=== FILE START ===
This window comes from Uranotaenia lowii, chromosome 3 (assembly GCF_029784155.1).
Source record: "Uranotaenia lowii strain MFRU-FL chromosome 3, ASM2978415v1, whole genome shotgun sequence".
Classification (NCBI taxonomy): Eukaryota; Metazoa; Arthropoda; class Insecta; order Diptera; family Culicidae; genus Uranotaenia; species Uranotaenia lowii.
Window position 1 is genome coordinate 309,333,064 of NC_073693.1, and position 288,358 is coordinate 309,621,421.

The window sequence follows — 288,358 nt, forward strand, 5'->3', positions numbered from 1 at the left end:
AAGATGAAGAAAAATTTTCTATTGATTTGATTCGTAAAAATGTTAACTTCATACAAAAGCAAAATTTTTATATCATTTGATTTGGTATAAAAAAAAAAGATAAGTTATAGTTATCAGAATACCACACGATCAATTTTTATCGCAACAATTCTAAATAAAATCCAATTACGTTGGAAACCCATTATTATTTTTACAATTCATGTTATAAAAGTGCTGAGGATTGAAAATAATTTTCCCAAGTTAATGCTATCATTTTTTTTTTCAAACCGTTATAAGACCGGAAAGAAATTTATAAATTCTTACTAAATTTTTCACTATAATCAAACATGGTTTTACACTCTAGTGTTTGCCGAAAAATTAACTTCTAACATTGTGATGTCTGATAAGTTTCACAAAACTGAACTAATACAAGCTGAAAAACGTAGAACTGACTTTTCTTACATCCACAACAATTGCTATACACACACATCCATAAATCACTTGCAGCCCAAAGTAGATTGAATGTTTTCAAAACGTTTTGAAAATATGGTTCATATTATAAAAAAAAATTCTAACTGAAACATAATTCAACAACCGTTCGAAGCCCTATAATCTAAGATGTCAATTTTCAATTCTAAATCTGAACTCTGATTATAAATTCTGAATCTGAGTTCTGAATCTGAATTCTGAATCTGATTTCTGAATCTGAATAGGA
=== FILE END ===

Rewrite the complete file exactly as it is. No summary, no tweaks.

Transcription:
This window comes from Uranotaenia lowii, chromosome 3 (assembly GCF_029784155.1).
Source record: "Uranotaenia lowii strain MFRU-FL chromosome 3, ASM2978415v1, whole genome shotgun sequence".
Classification (NCBI taxonomy): Eukaryota; Metazoa; Arthropoda; class Insecta; order Diptera; family Culicidae; genus Uranotaenia; species Uranotaenia lowii.
Window position 1 is genome coordinate 309,333,064 of NC_073693.1, and position 288,358 is coordinate 309,621,421.

The window sequence follows — 288,358 nt, forward strand, 5'->3', positions numbered from 1 at the left end:
AAGATGAAGAAAAATTTTCTATTGATTTGATTCGTAAAAATGTTAACTTCATACAAAAGCAAAATTTTTATATCATTTGATTTGGTATAAAAAAAAAAGATAAGTTATAGTTATCAGAATACCACACGATCAATTTTTATCGCAACAATTCTAAATAAAATCCAATTACGTTGGAAACCCATTATTATTTTTACAATTCATGTTATAAAAGTGCTGAGGATTGAAAATAATTTTCCCAAGTTAATGCTATCATTTTTTTTTTCAAACCGTTATAAGACCGGAAAGAAATTTATAAATTCTTACTAAATTTTTCACTATAATCAAACATGGTTTTACACTCTAGTGTTTGCCGAAAAATTAACTTCTAACATTGTGATGTCTGATAAGTTTCACAAAACTGAACTAATACAAGCTGAAAAACGTAGAACTGACTTTTCTTACATCCACAACAATTGCTATACACACACATCCATAAATCACTTGCAGCCCAAAGTAGATTGAATGTTTTCAAAACGTTTTGAAAATATGGTTCATATTATAAAAAAAAATTCTAACTGAAACATAATTCAACAACCGTTCGAAGCCCTATAATCTAAGATGTCAATTTTCAATTCTAAATCTGAACTCTGATTATAAATTCTGAATCTGAGTTCTGAATCTGAATTCTGAATCTGATTTCTGAATCTGAATAGGA